Comment: The trouble with predicting the future

Bank of England governor Mark Carney. Picture: Getty
Bank of England governor Mark Carney. Picture: Getty
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Mystic Mark has come good, enjoy the moment in case it doesn’t last, writes Martin Flanagan

GOVERNOR Mark Carney’s “forward guidance” regime at the Bank of England is so last year. The future seems to be arriving much faster than anyone predicted. Economic recovery, clearly; higher interest rates, possibly.

Carney’s suggestion last summer that historically low interest rates would not go up until unemployment fell to 7 per cent (with caveats), and that it was unlikely to happen before 2016, already looks sepia-tinged.

The numbers out of work fell 99,000 to 2.39 million in the three months to October. The jobless rate has already dropped to 7.4 per cent compared with 7.8 per cent when the governor first trialled his Mystic Mark act in the UK.

The economy grew about 2 per cent in 2013, double what some predicted last January. A rough consensus seems to be forming around even healthier growth of nearly 3 per cent in 2014.

A rate rise, particularly in the latter part of this year, is surely an even-money possibility as the economic recovery hopefully continues to broaden and deepen. If not then, a 2015 rise looks a racing cert.

Currently, the recovery embraces financial services to manufacturing, IT to hotels and transport, restaurants to construction. Even utilities’ profits … let’s not spoil the New Year mood.

One begins to wonder whether Carney, imported on wings of high achievement from the Bank of Canada, meets the Napoleonic desire of having generals who are “lucky”.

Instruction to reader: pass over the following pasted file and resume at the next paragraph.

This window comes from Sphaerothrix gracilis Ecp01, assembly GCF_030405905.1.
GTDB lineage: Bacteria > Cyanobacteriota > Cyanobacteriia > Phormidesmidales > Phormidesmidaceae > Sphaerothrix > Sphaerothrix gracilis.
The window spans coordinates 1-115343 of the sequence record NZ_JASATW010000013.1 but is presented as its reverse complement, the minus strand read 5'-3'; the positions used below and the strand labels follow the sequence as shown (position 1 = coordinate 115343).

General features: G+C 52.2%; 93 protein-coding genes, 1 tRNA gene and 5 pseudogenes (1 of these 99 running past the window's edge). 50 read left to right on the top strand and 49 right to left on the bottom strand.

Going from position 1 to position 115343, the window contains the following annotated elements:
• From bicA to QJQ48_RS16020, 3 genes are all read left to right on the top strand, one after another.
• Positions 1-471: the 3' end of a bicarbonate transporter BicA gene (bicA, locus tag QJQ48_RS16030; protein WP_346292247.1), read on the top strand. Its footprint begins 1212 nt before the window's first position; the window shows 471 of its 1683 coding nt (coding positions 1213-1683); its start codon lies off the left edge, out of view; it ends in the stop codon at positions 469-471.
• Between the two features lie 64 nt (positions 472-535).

Britain is far from out of the woods. The public finances would not get a mortgage if they were a first-time buyer. We will be deep in hock for a few years yet, whatever the outcome of the UK general election in 2015.

But the BoE itself must feel cheerier than it has since the near-supernova of the banking sector in 2008.

After regularly failing to meet its inflation target in recent years, the central bank’s prognostications for the consumer price index are now pretty benign.

If interest rates do go up to more historically normal levels it is unlikely to be rampant inflation that triggers it.

This should simplify the BoE’s monetary policy committee (MPC) and financial policy committee (FPC) fulfilling their main remits of monitoring monetary stability and systemic risk, and promoting economic growth.

It is clearly not a case of all being for the best in the best of all possible worlds. The Bank knows Britain’s main export market of the eurozone remains problematic. The unwitting creation of a UK housing bubble (see below) is a risk.

Scotland might vote for independence, with both the benefits and uncertainties that might entail. There are geopolitical wild cards from Iran and North Korea to the South China Sea.

But 2014 still looks to be the first year in the past seven that even a conservative institution like the BoE has firm grounds for gathering

Have we learned anything yet?

MORTGAGE approvals touched their highest since January 2008, official figures showed last Friday. But net business lending fell sharply, the BoE said.

It will sharpen concerns that the creation of a new housing bubble is in train, and that consumer debt rather than business investment and exports is driving the recovery. The Funding for Lending scheme has already choked off funds for mortgage lending to meet the threat.

Perhaps it is time the government’s Help to Buy mortgage scheme is revisited as well. A stitch in time …